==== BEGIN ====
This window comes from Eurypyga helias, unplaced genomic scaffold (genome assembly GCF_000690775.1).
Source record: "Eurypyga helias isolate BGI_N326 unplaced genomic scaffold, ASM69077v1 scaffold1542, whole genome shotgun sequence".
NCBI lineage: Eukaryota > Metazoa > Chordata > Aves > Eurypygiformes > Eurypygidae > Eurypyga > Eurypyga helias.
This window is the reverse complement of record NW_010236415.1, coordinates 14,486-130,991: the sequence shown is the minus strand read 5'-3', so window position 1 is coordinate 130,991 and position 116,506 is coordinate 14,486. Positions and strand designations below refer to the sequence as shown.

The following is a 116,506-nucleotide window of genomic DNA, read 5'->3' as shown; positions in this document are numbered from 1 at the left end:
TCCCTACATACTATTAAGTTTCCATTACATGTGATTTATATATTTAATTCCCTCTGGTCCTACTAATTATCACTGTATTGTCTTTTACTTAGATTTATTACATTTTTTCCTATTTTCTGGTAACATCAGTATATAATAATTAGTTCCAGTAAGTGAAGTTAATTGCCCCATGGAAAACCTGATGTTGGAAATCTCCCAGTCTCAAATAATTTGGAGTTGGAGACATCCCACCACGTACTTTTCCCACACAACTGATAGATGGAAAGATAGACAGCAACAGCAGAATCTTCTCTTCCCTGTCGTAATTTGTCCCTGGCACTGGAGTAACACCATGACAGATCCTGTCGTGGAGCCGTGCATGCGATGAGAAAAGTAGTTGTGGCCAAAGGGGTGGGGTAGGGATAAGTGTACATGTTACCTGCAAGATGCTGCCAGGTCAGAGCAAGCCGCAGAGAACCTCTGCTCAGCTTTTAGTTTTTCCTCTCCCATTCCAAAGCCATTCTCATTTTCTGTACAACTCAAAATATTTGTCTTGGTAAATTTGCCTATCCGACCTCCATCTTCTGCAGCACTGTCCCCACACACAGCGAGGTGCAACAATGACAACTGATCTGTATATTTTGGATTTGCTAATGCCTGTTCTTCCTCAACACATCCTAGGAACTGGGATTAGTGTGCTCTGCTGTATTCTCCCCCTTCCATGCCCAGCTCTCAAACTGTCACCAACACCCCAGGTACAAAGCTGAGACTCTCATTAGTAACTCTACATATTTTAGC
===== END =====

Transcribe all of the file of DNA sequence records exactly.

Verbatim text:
This window comes from Eurypyga helias, unplaced genomic scaffold (genome assembly GCF_000690775.1).
Source record: "Eurypyga helias isolate BGI_N326 unplaced genomic scaffold, ASM69077v1 scaffold1542, whole genome shotgun sequence".
NCBI lineage: Eukaryota > Metazoa > Chordata > Aves > Eurypygiformes > Eurypygidae > Eurypyga > Eurypyga helias.
This window is the reverse complement of record NW_010236415.1, coordinates 14,486-130,991: the sequence shown is the minus strand read 5'-3', so window position 1 is coordinate 130,991 and position 116,506 is coordinate 14,486. Positions and strand designations below refer to the sequence as shown.

The following is a 116,506-nucleotide window of genomic DNA, read 5'->3' as shown; positions in this document are numbered from 1 at the left end:
TCCCTACATACTATTAAGTTTCCATTACATGTGATTTATATATTTAATTCCCTCTGGTCCTACTAATTATCACTGTATTGTCTTTTACTTAGATTTATTACATTTTTTCCTATTTTCTGGTAACATCAGTATATAATAATTAGTTCCAGTAAGTGAAGTTAATTGCCCCATGGAAAACCTGATGTTGGAAATCTCCCAGTCTCAAATAATTTGGAGTTGGAGACATCCCACCACGTACTTTTCCCACACAACTGATAGATGGAAAGATAGACAGCAACAGCAGAATCTTCTCTTCCCTGTCGTAATTTGTCCCTGGCACTGGAGTAACACCATGACAGATCCTGTCGTGGAGCCGTGCATGCGATGAGAAAAGTAGTTGTGGCCAAAGGGGTGGGGTAGGGATAAGTGTACATGTTACCTGCAAGATGCTGCCAGGTCAGAGCAAGCCGCAGAGAACCTCTGCTCAGCTTTTAGTTTTTCCTCTCCCATTCCAAAGCCATTCTCATTTTCTGTACAACTCAAAATATTTGTCTTGGTAAATTTGCCTATCCGACCTCCATCTTCTGCAGCACTGTCCCCACACACAGCGAGGTGCAACAATGACAACTGATCTGTATATTTTGGATTTGCTAATGCCTGTTCTTCCTCAACACATCCTAGGAACTGGGATTAGTGTGCTCTGCTGTATTCTCCCCCTTCCATGCCCAGCTCTCAAACTGTCACCAACACCCCAGGTACAAAGCTGAGACTCTCATTAGTAACTCTACATATTTTAGC